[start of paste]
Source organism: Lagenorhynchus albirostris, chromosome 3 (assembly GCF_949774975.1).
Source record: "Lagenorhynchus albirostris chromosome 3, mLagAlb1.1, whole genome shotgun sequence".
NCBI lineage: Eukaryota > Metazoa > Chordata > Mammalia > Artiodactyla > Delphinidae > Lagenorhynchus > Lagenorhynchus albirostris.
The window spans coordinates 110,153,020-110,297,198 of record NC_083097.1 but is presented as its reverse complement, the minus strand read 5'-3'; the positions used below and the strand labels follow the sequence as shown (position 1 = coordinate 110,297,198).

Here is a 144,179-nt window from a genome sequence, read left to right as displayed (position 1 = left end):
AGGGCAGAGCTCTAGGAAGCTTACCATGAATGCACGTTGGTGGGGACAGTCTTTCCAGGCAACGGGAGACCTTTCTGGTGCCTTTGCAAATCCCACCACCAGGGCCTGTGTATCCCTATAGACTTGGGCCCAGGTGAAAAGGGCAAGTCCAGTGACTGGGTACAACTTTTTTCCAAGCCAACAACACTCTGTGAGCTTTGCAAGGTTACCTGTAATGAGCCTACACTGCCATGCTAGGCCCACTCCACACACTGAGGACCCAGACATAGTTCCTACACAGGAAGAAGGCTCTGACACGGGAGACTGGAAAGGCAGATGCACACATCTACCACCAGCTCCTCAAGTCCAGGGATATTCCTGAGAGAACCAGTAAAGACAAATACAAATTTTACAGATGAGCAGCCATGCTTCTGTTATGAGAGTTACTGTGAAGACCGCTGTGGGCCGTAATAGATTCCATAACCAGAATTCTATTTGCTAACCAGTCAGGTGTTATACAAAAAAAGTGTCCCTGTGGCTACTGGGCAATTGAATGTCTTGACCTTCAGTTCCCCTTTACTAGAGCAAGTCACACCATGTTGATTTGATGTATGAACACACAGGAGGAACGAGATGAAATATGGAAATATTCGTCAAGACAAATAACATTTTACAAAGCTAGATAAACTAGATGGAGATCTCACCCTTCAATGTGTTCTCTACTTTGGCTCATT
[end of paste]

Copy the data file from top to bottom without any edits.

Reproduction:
Source organism: Lagenorhynchus albirostris, chromosome 3 (assembly GCF_949774975.1).
Source record: "Lagenorhynchus albirostris chromosome 3, mLagAlb1.1, whole genome shotgun sequence".
NCBI lineage: Eukaryota > Metazoa > Chordata > Mammalia > Artiodactyla > Delphinidae > Lagenorhynchus > Lagenorhynchus albirostris.
The window spans coordinates 110,153,020-110,297,198 of record NC_083097.1 but is presented as its reverse complement, the minus strand read 5'-3'; the positions used below and the strand labels follow the sequence as shown (position 1 = coordinate 110,297,198).

Here is a 144,179-nt window from a genome sequence, read left to right as displayed (position 1 = left end):
AGGGCAGAGCTCTAGGAAGCTTACCATGAATGCACGTTGGTGGGGACAGTCTTTCCAGGCAACGGGAGACCTTTCTGGTGCCTTTGCAAATCCCACCACCAGGGCCTGTGTATCCCTATAGACTTGGGCCCAGGTGAAAAGGGCAAGTCCAGTGACTGGGTACAACTTTTTTCCAAGCCAACAACACTCTGTGAGCTTTGCAAGGTTACCTGTAATGAGCCTACACTGCCATGCTAGGCCCACTCCACACACTGAGGACCCAGACATAGTTCCTACACAGGAAGAAGGCTCTGACACGGGAGACTGGAAAGGCAGATGCACACATCTACCACCAGCTCCTCAAGTCCAGGGATATTCCTGAGAGAACCAGTAAAGACAAATACAAATTTTACAGATGAGCAGCCATGCTTCTGTTATGAGAGTTACTGTGAAGACCGCTGTGGGCCGTAATAGATTCCATAACCAGAATTCTATTTGCTAACCAGTCAGGTGTTATACAAAAAAAGTGTCCCTGTGGCTACTGGGCAATTGAATGTCTTGACCTTCAGTTCCCCTTTACTAGAGCAAGTCACACCATGTTGATTTGATGTATGAACACACAGGAGGAACGAGATGAAATATGGAAATATTCGTCAAGACAAATAACATTTTACAAAGCTAGATAAACTAGATGGAGATCTCACCCTTCAATGTGTTCTCTACTTTGGCTCATT